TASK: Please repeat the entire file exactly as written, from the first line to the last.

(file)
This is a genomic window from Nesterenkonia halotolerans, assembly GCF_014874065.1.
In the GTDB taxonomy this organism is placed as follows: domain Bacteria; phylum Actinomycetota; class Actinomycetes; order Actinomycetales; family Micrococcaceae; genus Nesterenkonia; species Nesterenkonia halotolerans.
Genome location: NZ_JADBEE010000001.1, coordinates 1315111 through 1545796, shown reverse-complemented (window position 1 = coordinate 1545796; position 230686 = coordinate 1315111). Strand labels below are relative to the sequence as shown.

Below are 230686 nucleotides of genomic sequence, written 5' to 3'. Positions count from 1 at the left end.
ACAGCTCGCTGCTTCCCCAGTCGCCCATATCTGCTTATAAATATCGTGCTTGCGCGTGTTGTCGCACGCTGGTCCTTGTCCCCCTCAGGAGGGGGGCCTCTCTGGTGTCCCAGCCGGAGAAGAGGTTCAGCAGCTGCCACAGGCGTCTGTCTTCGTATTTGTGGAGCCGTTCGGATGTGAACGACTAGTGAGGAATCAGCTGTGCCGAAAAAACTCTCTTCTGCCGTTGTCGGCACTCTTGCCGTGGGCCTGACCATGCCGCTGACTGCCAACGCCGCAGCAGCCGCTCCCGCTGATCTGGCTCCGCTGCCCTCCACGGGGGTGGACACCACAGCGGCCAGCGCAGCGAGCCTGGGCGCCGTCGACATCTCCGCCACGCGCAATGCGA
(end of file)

This is a genomic window from Nesterenkonia halotolerans, assembly GCF_014874065.1.
In the GTDB taxonomy this organism is placed as follows: domain Bacteria; phylum Actinomycetota; class Actinomycetes; order Actinomycetales; family Micrococcaceae; genus Nesterenkonia; species Nesterenkonia halotolerans.
Genome location: NZ_JADBEE010000001.1, coordinates 1315111 through 1545796, shown reverse-complemented (window position 1 = coordinate 1545796; position 230686 = coordinate 1315111). Strand labels below are relative to the sequence as shown.

Below are 230686 nucleotides of genomic sequence, written 5' to 3'. Positions count from 1 at the left end.
ACAGCTCGCTGCTTCCCCAGTCGCCCATATCTGCTTATAAATATCGTGCTTGCGCGTGTTGTCGCACGCTGGTCCTTGTCCCCCTCAGGAGGGGGGCCTCTCTGGTGTCCCAGCCGGAGAAGAGGTTCAGCAGCTGCCACAGGCGTCTGTCTTCGTATTTGTGGAGCCGTTCGGATGTGAACGACTAGTGAGGAATCAGCTGTGCCGAAAAAACTCTCTTCTGCCGTTGTCGGCACTCTTGCCGTGGGCCTGACCATGCCGCTGACTGCCAACGCCGCAGCAGCCGCTCCCGCTGATCTGGCTCCGCTGCCCTCCACGGGGGTGGACACCACAGCGGCCAGCGCAGCGAGCCTGGGCGCCGTCGACATCTCCGCCACGCGCAATGCGA